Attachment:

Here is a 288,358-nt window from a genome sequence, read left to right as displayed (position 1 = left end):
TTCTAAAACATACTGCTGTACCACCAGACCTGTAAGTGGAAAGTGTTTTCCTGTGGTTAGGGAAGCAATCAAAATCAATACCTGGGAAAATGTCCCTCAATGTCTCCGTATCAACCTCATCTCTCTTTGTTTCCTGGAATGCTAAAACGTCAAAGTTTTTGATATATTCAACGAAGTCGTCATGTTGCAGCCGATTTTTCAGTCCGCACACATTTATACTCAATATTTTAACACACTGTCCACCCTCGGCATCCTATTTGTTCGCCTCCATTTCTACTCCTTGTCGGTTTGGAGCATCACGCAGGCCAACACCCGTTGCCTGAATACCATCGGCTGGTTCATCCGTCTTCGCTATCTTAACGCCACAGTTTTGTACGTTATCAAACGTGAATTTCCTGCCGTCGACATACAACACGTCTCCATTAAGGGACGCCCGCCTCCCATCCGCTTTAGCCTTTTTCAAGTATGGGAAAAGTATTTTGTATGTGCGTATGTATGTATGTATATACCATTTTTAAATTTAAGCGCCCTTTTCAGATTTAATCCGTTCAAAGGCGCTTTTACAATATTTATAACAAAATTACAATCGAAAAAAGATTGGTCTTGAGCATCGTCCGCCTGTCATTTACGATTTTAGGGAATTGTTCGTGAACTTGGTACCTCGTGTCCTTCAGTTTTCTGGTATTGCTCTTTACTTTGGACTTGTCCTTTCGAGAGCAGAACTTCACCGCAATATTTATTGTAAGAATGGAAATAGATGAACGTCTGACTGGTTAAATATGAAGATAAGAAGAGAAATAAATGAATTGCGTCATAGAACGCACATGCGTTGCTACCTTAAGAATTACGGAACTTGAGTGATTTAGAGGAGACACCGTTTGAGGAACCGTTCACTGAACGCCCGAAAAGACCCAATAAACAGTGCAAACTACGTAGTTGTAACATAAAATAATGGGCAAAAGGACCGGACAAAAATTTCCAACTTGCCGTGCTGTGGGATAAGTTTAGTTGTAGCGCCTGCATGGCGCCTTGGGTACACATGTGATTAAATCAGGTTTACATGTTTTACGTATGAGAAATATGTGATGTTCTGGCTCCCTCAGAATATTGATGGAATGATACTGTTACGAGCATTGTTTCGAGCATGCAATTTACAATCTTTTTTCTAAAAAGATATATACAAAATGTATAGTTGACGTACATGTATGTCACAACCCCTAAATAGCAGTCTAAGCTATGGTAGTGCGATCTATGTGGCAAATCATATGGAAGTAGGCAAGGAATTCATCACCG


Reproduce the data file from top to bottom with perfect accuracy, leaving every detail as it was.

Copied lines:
Here is a 288,358-nt window from a genome sequence, read left to right as displayed (position 1 = left end):
TTCTAAAACATACTGCTGTACCACCAGACCTGTAAGTGGAAAGTGTTTTCCTGTGGTTAGGGAAGCAATCAAAATCAATACCTGGGAAAATGTCCCTCAATGTCTCCGTATCAACCTCATCTCTCTTTGTTTCCTGGAATGCTAAAACGTCAAAGTTTTTGATATATTCAACGAAGTCGTCATGTTGCAGCCGATTTTTCAGTCCGCACACATTTATACTCAATATTTTAACACACTGTCCACCCTCGGCATCCTATTTGTTCGCCTCCATTTCTACTCCTTGTCGGTTTGGAGCATCACGCAGGCCAACACCCGTTGCCTGAATACCATCGGCTGGTTCATCCGTCTTCGCTATCTTAACGCCACAGTTTTGTACGTTATCAAACGTGAATTTCCTGCCGTCGACATACAACACGTCTCCATTAAGGGACGCCCGCCTCCCATCCGCTTTAGCCTTTTTCAAGTATGGGAAAAGTATTTTGTATGTGCGTATGTATGTATGTATATACCATTTTTAAATTTAAGCGCCCTTTTCAGATTTAATCCGTTCAAAGGCGCTTTTACAATATTTATAACAAAATTACAATCGAAAAAAGATTGGTCTTGAGCATCGTCCGCCTGTCATTTACGATTTTAGGGAATTGTTCGTGAACTTGGTACCTCGTGTCCTTCAGTTTTCTGGTATTGCTCTTTACTTTGGACTTGTCCTTTCGAGAGCAGAACTTCACCGCAATATTTATTGTAAGAATGGAAATAGATGAACGTCTGACTGGTTAAATATGAAGATAAGAAGAGAAATAAATGAATTGCGTCATAGAACGCACATGCGTTGCTACCTTAAGAATTACGGAACTTGAGTGATTTAGAGGAGACACCGTTTGAGGAACCGTTCACTGAACGCCCGAAAAGACCCAATAAACAGTGCAAACTACGTAGTTGTAACATAAAATAATGGGCAAAAGGACCGGACAAAAATTTCCAACTTGCCGTGCTGTGGGATAAGTTTAGTTGTAGCGCCTGCATGGCGCCTTGGGTACACATGTGATTAAATCAGGTTTACATGTTTTACGTATGAGAAATATGTGATGTTCTGGCTCCCTCAGAATATTGATGGAATGATACTGTTACGAGCATTGTTTCGAGCATGCAATTTACAATCTTTTTTCTAAAAAGATATATACAAAATGTATAGTTGACGTACATGTATGTCACAACCCCTAAATAGCAGTCTAAGCTATGGTAGTGCGATCTATGTGGCAAATCATATGGAAGTAGGCAAGGAATTCATCACCG